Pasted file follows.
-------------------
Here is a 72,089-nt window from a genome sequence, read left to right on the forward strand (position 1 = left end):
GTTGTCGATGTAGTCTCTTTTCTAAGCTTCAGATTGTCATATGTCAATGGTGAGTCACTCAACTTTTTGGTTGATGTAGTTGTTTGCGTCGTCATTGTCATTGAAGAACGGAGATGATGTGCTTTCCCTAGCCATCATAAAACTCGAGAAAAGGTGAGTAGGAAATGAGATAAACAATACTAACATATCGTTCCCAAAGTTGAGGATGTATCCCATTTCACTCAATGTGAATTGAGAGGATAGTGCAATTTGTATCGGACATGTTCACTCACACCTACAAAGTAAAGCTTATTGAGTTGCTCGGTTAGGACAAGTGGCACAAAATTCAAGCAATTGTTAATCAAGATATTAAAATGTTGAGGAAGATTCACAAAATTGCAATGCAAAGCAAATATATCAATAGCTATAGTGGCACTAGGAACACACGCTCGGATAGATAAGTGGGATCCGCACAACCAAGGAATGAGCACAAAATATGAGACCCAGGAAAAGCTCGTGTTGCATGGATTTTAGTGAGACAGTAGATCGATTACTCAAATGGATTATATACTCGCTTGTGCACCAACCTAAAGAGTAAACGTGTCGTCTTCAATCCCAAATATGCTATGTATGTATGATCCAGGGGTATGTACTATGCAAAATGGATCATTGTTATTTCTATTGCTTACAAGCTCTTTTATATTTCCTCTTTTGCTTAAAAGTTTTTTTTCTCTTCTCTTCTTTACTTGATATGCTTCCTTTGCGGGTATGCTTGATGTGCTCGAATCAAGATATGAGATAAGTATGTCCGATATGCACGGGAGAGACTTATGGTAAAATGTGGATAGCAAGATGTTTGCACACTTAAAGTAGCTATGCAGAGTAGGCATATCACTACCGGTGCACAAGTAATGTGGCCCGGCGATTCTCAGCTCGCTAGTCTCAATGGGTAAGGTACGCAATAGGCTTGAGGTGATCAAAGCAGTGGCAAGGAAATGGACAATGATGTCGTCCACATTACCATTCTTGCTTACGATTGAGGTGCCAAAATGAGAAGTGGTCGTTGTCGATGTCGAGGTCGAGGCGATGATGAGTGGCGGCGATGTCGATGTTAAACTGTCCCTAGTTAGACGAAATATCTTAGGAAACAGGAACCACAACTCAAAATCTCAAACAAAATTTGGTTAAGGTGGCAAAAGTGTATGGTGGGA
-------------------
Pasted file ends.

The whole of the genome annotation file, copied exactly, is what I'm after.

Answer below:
Here is a 72,089-nt window from a genome sequence, read left to right on the forward strand (position 1 = left end):
GTTGTCGATGTAGTCTCTTTTCTAAGCTTCAGATTGTCATATGTCAATGGTGAGTCACTCAACTTTTTGGTTGATGTAGTTGTTTGCGTCGTCATTGTCATTGAAGAACGGAGATGATGTGCTTTCCCTAGCCATCATAAAACTCGAGAAAAGGTGAGTAGGAAATGAGATAAACAATACTAACATATCGTTCCCAAAGTTGAGGATGTATCCCATTTCACTCAATGTGAATTGAGAGGATAGTGCAATTTGTATCGGACATGTTCACTCACACCTACAAAGTAAAGCTTATTGAGTTGCTCGGTTAGGACAAGTGGCACAAAATTCAAGCAATTGTTAATCAAGATATTAAAATGTTGAGGAAGATTCACAAAATTGCAATGCAAAGCAAATATATCAATAGCTATAGTGGCACTAGGAACACACGCTCGGATAGATAAGTGGGATCCGCACAACCAAGGAATGAGCACAAAATATGAGACCCAGGAAAAGCTCGTGTTGCATGGATTTTAGTGAGACAGTAGATCGATTACTCAAATGGATTATATACTCGCTTGTGCACCAACCTAAAGAGTAAACGTGTCGTCTTCAATCCCAAATATGCTATGTATGTATGATCCAGGGGTATGTACTATGCAAAATGGATCATTGTTATTTCTATTGCTTACAAGCTCTTTTATATTTCCTCTTTTGCTTAAAAGTTTTTTTTCTCTTCTCTTCTTTACTTGATATGCTTCCTTTGCGGGTATGCTTGATGTGCTCGAATCAAGATATGAGATAAGTATGTCCGATATGCACGGGAGAGACTTATGGTAAAATGTGGATAGCAAGATGTTTGCACACTTAAAGTAGCTATGCAGAGTAGGCATATCACTACCGGTGCACAAGTAATGTGGCCCGGCGATTCTCAGCTCGCTAGTCTCAATGGGTAAGGTACGCAATAGGCTTGAGGTGATCAAAGCAGTGGCAAGGAAATGGACAATGATGTCGTCCACATTACCATTCTTGCTTACGATTGAGGTGCCAAAATGAGAAGTGGTCGTTGTCGATGTCGAGGTCGAGGCGATGATGAGTGGCGGCGATGTCGATGTTAAACTGTCCCTAGTTAGACGAAATATCTTAGGAAACAGGAACCACAACTCAAAATCTCAAACAAAATTTGGTTAAGGTGGCAAAAGTGTATGGTGGGA